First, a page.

Does an employer commit an offence if a worker who is required to self-isolate attends work?
Where a worker is instructed to self-isolate because they have tested positive for coronavirus (COVID-19) or because they have been in close contact with someone who has tested positive (where they are not covered by an exemption), their employer must not require or allow them to break their isolation to attend work.
From 28 September 2020, it is an offence in England for an employer knowingly to allow a worker or agency worker to attend the workplace (or any place other than where they are isolating) for any purpose related to their employment, during the isolation period. The offence applies only where the employer is aware of the requirement for the worker to self-isolate. The penalty for such an offence is a fine of between £1,000 and £10,000.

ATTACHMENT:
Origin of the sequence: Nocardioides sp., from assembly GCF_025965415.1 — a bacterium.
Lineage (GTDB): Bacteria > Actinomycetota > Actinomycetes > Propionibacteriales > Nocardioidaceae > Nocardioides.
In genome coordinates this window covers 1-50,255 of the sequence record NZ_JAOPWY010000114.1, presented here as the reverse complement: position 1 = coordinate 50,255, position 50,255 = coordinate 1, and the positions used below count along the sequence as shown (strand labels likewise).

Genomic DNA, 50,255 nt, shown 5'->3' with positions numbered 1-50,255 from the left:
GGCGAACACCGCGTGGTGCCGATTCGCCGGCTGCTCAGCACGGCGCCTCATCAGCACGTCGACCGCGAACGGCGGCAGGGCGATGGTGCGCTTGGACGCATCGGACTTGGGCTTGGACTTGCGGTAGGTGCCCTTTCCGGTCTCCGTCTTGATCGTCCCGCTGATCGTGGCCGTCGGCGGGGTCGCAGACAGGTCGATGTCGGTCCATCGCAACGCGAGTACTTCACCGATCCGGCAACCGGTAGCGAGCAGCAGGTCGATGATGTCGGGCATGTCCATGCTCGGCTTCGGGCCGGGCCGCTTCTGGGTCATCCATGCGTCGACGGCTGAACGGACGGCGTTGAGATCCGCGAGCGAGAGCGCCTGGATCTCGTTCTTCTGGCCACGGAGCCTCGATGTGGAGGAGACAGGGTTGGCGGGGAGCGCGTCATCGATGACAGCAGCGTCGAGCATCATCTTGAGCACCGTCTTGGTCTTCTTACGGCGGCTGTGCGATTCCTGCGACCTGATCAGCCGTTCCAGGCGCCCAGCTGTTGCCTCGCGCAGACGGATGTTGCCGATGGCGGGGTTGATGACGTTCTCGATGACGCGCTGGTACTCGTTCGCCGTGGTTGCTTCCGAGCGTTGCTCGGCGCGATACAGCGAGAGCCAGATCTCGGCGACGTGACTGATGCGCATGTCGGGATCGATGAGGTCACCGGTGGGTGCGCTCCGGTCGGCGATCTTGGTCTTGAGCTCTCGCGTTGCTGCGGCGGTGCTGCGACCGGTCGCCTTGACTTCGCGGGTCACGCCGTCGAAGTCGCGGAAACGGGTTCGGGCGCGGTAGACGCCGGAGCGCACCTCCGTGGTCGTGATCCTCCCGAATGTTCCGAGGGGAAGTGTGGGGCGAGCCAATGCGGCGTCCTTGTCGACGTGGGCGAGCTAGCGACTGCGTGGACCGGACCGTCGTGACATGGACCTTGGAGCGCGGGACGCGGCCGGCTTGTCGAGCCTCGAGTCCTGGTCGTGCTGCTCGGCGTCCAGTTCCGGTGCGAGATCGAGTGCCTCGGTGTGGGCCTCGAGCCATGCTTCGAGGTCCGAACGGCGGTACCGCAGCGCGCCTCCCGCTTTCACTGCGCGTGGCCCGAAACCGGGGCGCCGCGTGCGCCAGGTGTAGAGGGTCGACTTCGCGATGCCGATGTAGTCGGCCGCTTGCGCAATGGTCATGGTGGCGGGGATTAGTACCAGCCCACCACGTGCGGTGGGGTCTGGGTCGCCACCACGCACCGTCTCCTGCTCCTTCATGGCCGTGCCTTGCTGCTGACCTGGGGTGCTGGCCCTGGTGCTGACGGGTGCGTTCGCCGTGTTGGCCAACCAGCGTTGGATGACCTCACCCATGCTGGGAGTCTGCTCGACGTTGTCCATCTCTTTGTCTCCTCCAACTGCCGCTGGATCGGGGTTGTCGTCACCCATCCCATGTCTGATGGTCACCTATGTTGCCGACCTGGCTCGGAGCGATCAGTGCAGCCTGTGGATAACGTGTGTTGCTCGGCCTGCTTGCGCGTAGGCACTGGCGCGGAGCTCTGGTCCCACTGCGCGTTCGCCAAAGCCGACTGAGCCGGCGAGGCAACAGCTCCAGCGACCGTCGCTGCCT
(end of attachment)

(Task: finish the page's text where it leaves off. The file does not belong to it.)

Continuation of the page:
Workers have a duty to inform their employer if they are instructed to self-isolate during a period when they are due to be attending work. They must inform the employer of the start and end dates of the isolation period, as soon as reasonably practicable and, in any event, before they are next due to start work. It is an offence for a worker to fail to give their employer this information.
An agency worker has a duty to inform the agency, the principal (ie the hirer) or their employer (if they are employed by a separate party) if they are instructed to self-isolate. That party must then inform the others.
If a worker is due to be working from home (or the location where they are required to self-isolate), the duty to inform the employer of their self-isolation does not apply. Employers can require workers to work remotely, at the location where they are isolating, during the period of self-isolation.